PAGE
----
“There is a lot of commentary around what I consider deeply offensive rather than defensive practices, which make public space occupation uncomfortable or impossible for some members of the public. I attribute this to fear and the promotion of fear.”
A public space that projects fearfulness could quickly find itself free of the public. Louis’ research into the psychology of public space has found that the perception of whether a public space or park is safe is a dominant predictor of whether people use it. This is particularly the case for vulnerable groups, says Louis. Her research indicates that women might fear sexual attacks, elderly men and women who are in poor health may fear injury or mugging and racial attacks could also prevent people from venturing out.
“Some of the cues for what’s safe and what’s not are to be expected. Are there bushes close to the path? Will someone jump out at me? How well lit is it?,” she said in an interview with Foreground.
“People feel safe if the park has a lot of clear fields of vision and opportunities for surveillance so you can see other people and they can see you. Designers in the research I was reviewing talked about how you can add facilities to a park that attract people to the park throughout the day, providing a critical mass of people. A tennis court for instance can create a cycle where people see other people use the park, then are more likely to use it themselves,” says Louis.
Louis’ research looked into ways of managing low numbers of people in parks, particularly at night, such as closing off part of a park, selectively adding lighting or otherwise channelling visitors into a certain area, to maintain critical mass. “Little signs where you see ‘bushwalking here’, ‘dog walking here’ makes people actually take those cues on board. Other safety cues include things like water, music, conversation…”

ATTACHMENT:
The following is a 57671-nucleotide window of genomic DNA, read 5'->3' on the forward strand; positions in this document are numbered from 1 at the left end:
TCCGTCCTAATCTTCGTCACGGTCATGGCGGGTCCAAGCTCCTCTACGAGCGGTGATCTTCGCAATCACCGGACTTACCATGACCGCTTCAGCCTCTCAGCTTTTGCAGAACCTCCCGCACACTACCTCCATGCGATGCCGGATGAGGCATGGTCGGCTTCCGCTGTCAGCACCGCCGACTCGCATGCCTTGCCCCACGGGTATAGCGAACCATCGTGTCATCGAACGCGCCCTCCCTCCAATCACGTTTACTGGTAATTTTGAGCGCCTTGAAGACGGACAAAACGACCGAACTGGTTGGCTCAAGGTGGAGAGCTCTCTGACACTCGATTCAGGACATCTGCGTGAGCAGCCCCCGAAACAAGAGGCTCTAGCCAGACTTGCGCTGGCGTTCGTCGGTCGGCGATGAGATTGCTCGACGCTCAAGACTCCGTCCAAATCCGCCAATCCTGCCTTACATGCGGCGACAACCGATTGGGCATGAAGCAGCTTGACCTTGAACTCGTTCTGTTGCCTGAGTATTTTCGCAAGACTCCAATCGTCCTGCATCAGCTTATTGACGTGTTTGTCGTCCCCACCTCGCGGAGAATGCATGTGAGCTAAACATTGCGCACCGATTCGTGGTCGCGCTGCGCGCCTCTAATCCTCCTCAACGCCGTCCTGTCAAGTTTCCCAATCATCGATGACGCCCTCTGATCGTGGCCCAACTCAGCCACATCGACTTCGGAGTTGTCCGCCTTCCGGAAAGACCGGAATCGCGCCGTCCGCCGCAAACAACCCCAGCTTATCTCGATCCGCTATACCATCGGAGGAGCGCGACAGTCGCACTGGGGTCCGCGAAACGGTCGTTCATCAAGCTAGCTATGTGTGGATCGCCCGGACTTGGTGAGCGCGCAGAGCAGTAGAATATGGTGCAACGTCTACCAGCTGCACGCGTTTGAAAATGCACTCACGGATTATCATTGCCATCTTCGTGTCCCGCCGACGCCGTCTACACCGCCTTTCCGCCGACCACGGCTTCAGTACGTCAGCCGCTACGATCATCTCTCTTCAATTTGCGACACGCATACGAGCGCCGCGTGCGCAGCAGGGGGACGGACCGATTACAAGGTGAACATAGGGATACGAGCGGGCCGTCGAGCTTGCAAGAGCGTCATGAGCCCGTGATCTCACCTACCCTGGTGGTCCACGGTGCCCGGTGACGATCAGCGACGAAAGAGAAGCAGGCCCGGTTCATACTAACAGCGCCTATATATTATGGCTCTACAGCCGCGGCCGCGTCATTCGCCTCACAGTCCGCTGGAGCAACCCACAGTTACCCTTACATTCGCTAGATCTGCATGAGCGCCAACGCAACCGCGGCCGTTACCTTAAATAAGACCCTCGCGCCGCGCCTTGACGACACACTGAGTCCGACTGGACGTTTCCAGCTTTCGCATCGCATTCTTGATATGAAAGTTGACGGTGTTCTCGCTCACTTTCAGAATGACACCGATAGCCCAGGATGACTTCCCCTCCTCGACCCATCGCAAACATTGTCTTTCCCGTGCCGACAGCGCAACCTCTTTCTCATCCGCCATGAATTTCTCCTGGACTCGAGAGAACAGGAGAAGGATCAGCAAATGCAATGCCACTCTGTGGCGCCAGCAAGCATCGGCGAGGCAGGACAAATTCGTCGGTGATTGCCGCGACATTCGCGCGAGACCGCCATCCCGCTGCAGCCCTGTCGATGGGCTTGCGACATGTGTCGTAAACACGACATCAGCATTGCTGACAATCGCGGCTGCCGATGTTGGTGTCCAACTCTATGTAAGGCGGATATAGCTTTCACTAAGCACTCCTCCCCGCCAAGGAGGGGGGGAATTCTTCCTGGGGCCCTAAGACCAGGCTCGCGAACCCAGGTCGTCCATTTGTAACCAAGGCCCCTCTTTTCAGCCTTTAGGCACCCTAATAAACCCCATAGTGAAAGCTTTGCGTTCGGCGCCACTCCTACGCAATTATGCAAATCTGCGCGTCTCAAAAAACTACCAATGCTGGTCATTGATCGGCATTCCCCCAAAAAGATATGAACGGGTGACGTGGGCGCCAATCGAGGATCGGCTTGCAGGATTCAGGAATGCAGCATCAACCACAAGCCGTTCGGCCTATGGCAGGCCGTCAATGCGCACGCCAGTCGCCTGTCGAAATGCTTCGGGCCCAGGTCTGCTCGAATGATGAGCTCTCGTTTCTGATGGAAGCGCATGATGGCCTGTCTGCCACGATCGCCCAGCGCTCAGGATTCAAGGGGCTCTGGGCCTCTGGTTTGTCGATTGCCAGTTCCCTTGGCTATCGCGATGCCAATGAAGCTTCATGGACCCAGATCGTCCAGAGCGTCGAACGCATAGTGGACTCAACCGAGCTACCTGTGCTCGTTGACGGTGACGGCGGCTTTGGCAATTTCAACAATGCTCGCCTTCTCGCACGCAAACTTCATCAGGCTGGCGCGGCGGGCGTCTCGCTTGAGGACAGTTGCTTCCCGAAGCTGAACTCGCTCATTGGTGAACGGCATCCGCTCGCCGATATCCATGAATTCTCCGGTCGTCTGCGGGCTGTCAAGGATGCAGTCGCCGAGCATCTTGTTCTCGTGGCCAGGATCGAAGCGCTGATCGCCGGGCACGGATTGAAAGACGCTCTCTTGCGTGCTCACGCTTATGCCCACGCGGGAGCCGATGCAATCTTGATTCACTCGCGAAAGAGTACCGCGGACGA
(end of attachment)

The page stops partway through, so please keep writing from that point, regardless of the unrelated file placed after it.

Russell-Clarke says that the response to the new safety guidelines from landscape architects will likely be mixed. She says there will be endless debates on the safety, functionality and welcoming nature of public spaces. “At best, the assumption that defensive design will provide some ultimate cure-all must necessarily fail to deliver interesting spaces, but at worst, designers become guilty of serving more dangerous agendas than the ones that we are supposed to be protecting against.”
“This is something we need to build on and one huge down-side of the promotion of a state of emergency and the elevation of ‘expert’ opinion without consultation, discourse and dissent is to further marginalise difference and eradicate truly informed development.”
It seems unlikely, though, that the guidelines will usher in major changes to the way landscape architects do their job. According to Wright, large projects that have a public interface typically perform a design review that covers all aspects of safety during the construction, operation and maintenance phases, feeding into the work that landscape architects do.
The main difference with the guidelines, says Wright, is that they are for a very particular type of public space. “The police were very clear and kept reiterating that this is about places of mass public gathering. Every single project that anyone works on is not going to be like this. It is applicable to a major park in the city where each week tens of hundreds or thousands of people are going but it mightn’t be applicable to your local park which neighbouring residents frequent.”